The CCP also recruits overseas Chinese to serve its purposes and to speak out for the CCP by flooding social media with news and materials to advertise the achievements and the greatness of the CCP and China. These media include the Chinese and Hong Kong TV channels, WeChat and some productions made by Chinese language media in Canada.
A good example is that recently many local Chinese organizations, including the Chinese Benevolent Association and the National Congress of Chinese Canadians, put out an advertisement in local newspapers in support of the national security law, to create the illusion that local Chinese communities support the law, even though the law is against our Canadian values of freedom of speech and expression.
We urge the Canadian government to ban the Confucius Institute from our schools, monitor the activities of the United Front Work Department, ban Huawei, ban WeChat, and impose the Magnitsky sanctions against Chinese and Hong Kong officials directly implicated in human rights abuses in Hong Kong, Tibet and Xinjiang.
Thank you very much.
I would note that when I lived in Hong Kong, it very much felt, as Professor Tung noted, like a safe city. I moved there in 2006. Things changed drastically when Xi Jinping came to power.
I would travel to mainland China, and when I came back to Hong Kong it felt like a place where one could be particularly free. That is not what Hong Kong is today. For example, on my last trip to Hong Kong, I was there with NDI's president, Derek Mitchell, and our regional director, Manpreet Anand. We were followed from their arrival at the airport. People took our pictures. They took our pictures as we were having meetings around the city and as NDI's president was meeting with other ambassadors and folks in the city. They would put those into mainly Beijing-run newspapers. It was done in an effort to scare and intimidate along with the sanctions that have been forced against us.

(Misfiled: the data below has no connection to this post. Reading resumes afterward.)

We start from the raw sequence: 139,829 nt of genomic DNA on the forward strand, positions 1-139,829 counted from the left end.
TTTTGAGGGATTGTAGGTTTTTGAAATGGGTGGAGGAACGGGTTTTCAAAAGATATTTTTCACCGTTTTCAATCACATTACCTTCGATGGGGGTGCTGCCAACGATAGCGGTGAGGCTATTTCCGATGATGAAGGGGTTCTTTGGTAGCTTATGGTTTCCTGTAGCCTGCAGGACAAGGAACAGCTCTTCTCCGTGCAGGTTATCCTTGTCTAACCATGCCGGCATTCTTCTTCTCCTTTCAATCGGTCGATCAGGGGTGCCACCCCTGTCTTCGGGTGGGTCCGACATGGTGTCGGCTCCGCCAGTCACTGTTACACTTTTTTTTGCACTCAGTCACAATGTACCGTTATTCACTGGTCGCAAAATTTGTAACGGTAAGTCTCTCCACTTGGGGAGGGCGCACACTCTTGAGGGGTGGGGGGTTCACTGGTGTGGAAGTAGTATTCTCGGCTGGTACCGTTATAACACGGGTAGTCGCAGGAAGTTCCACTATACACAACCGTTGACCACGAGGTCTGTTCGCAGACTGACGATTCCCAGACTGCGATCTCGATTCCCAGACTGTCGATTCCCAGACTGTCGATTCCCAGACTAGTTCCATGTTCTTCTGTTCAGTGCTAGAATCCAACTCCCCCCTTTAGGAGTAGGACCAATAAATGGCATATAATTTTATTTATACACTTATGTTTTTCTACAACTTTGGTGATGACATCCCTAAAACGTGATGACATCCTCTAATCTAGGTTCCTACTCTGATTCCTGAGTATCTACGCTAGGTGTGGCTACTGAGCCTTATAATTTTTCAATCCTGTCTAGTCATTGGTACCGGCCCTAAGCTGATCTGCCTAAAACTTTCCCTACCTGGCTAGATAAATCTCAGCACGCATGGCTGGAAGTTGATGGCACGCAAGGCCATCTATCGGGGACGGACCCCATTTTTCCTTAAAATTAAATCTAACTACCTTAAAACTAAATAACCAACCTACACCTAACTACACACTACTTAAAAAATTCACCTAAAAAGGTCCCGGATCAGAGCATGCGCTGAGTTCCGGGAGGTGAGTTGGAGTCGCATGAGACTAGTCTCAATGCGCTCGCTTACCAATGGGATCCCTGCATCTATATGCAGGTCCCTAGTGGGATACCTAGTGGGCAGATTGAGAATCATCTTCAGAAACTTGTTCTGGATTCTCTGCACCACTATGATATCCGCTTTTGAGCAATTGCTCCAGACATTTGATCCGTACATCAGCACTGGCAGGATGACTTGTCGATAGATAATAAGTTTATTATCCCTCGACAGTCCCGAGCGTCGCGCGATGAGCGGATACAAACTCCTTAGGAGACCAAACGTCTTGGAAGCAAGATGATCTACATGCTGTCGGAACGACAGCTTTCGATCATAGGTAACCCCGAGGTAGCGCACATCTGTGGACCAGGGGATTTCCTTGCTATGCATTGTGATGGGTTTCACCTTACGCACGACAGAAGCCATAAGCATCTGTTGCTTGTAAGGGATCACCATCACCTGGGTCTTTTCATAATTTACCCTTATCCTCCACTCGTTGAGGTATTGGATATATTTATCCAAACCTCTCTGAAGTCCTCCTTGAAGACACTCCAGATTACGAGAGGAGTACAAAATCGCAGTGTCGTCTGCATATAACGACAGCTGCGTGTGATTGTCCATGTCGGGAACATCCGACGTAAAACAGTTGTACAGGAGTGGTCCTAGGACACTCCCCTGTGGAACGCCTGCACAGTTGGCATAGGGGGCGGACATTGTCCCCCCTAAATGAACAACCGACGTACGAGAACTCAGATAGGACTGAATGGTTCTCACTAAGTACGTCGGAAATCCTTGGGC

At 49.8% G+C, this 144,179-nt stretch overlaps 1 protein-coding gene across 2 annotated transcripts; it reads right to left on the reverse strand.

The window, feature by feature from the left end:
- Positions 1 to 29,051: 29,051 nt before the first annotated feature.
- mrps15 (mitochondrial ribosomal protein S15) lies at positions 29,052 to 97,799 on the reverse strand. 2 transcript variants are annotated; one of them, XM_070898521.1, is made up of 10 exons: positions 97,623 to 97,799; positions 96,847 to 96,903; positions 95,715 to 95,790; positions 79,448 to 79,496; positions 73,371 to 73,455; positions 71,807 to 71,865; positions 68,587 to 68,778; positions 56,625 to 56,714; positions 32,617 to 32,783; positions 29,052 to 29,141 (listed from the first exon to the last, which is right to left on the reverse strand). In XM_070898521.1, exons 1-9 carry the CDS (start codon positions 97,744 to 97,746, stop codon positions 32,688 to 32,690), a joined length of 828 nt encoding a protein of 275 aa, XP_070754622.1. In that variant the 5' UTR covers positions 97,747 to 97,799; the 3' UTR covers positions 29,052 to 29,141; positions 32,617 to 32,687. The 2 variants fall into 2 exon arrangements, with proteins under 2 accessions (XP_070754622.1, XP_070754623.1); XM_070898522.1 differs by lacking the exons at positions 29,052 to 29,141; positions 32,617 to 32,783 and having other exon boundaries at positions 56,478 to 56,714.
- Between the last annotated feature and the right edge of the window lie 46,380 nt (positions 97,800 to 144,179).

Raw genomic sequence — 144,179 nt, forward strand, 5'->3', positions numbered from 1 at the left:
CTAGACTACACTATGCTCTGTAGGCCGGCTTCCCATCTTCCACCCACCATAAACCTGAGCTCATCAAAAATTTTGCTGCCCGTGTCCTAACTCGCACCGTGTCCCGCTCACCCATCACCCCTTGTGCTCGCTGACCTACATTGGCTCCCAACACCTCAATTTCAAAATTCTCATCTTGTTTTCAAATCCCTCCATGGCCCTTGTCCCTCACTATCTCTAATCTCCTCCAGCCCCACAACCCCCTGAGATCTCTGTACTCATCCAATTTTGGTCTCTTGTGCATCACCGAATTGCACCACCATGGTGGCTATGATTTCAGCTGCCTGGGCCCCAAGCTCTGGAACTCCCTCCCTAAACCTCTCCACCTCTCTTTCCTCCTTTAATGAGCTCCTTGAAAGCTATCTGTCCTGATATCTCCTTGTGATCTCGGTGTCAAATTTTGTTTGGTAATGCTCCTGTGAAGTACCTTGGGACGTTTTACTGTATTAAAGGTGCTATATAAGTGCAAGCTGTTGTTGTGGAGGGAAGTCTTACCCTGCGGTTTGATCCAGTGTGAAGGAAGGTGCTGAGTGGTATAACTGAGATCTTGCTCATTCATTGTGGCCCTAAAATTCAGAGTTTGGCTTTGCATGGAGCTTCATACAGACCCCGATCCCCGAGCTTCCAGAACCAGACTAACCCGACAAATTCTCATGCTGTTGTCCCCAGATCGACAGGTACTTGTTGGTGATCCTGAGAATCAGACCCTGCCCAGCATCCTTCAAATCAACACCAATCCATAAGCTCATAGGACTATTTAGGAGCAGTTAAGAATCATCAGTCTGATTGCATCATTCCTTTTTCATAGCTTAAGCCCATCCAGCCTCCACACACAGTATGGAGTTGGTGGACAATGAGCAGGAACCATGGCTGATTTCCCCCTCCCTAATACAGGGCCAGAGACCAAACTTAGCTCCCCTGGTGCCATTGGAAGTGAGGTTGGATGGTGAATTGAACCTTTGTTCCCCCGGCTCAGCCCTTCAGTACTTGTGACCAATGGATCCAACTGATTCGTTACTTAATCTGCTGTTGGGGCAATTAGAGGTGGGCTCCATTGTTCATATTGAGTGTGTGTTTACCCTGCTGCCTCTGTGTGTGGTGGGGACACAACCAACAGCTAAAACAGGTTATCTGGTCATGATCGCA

In addition, I do think that the environment in Hong Kong under the national security law, in terms of data and the presence of mainland security forces, is very difficult. It's quite scary. I myself, given the work I'm doing—even the fact of joining this meeting, which is illegal under the national security law and, I believe, prosecutable—do not feel safe going back to the city. I would fear what Beijing might do to target me.
Finally, on your question of Canadians in the city, I think we can't ignore the fact that the Chinese ambassador to Canada did overtly threaten the 300,000 Canadian citizens sitting in Hong Kong. We've seen that they have followed through with those threats in the past. If I were a Canadian company executive or a citizen sitting in Hong Kong, I would also be nervous.